Tuesday, March 28, 2017

The Weapon Wizards: A Review

 The Weapon Wizards: How Israel Became a High-Tech Military Superpower by Yaakov Katz and Amir Bohbot.  I suppose that my timing was particularly appropriate given that I had a daughter completing her military service and a son just beginning.  Might as well read a reasonably optimistic assessment of the Israeli Defence Forces and some of its key technological accomplishments.
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I am not generally an avid reader of military histories.  But I would not really put this book in that category.  While I was concerned that the book might be on the dry side, it certainly was not.  Rather than a military history, per se, the book looks at some key areas in which Israel has developed leading edge technology. It examines some of the leading Israeli figures who have had the vision to push forward major technological initiatives and it provides stories about how those leaders brought forward some ideas from the realm of the "impossible" to reality.

The Weapon Wizards is not a straight linear history.  It traces different developments - of the Israeli Air Force, the development of a drone program, the nuclear program, the satellite program, the missile defence systems and cyber warfare to name a few.  It provides surprisingly detailed accounts of some key successes of these different programs and it also emphasizes how some of these programs were started on shoe-string budgets.

I say "surprisingly" because I was often left wondering if all of this information was really declassified at this time and whether it could or should be circulated in this fashion.  There are accounts of how Israel used cyber attacks to wreak havoc on the Iranian centrifuge system; what transpired when Israel sold high-end drones to the Republic of Georgia; how Israel managed to get a deal for nuclear material in the first place; and many other stories. Some of them are told anecdotally in a style that is interesting and, at times, even gripping. Knowing that the authors are both Israeli residents and journalists, I assumed that the information provided had been carefully vetted, though that may not be obvious to the reader.

A central theme is the urgent Israeli need to ensure a qualitative technological advantage over its numerous neighbourhood adversaries and how Israel has managed to do that with a limited budget and a variety of extremely challenging obstacles, including international political realities, limited availability of personnel and diplomatic minefields..  Among a number of personalities that it examines, the book highlights the incredible accomplishments and vision of Shimon Peres who played a key role in ensuring the development of the Israeli nuclear program, the air force and even many of the later technological achievements.  Here is a brief excerpt on Peres:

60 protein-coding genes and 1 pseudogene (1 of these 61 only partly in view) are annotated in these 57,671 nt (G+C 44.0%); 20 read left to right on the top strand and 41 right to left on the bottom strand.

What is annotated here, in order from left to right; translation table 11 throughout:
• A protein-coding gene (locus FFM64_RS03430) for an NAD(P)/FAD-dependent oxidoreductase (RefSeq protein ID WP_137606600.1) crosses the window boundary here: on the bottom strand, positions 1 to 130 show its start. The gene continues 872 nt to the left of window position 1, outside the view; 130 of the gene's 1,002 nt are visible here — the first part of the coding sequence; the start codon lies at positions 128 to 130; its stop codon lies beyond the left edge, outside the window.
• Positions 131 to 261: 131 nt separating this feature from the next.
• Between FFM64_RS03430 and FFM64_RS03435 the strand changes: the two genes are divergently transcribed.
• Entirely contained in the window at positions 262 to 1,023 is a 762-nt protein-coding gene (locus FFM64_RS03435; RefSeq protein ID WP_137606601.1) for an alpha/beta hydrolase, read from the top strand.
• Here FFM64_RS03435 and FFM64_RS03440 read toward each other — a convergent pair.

"If there was one Israeli who had seen it all, it was Peres.  He was at Ben-Gurion's side throughout the War of Independence and was later the fledgling state's key arms buyer.  It was Peres who persuaded Al Schwimmer to move to Israel and establish Israel Aerospace Industries, and it was again Peres who crafted Israel's strategic relationship with France, which culminated in the founding of the country's highly secretive nuclear program....In government, he served in almost every ministry-transportation, defense, finance and foreign...."

Is is Peres who serves, for this book, as the type of personality that has led to these incredible technological advances.  Chutzpadik, visionary, persistent and committed.  These are the qualities that the authors have found in many architects of Israel's technological successes.

The Weapon Wizards also addresses the manner in which Israel has used the global arms trade to push for improved diplomatic relationships with a wide range of countries.     One might feel jaded about Israel's role in the global arms trade, which the authors implicitly suggest is an "ends justifies the means" approach to financing Israel's own military needs.  The book does not shy away from covering some questionable sales escapades that have led to internationally embarrassing incidents.

Overall, the tone of the book is optimistic.  While there is a recognition that Israel will continue to face and address a range of military challenges, some of which may impact Israel quite severely in future battles, the authors exude a confidence that Israeli ingenuity will enable Israel to face these existential challenges successfully.  Many readers will probably arrive at a similar conclusion after reading about some of the incredible successes that have been achieved to date and that are chronicled in this book.. 

 

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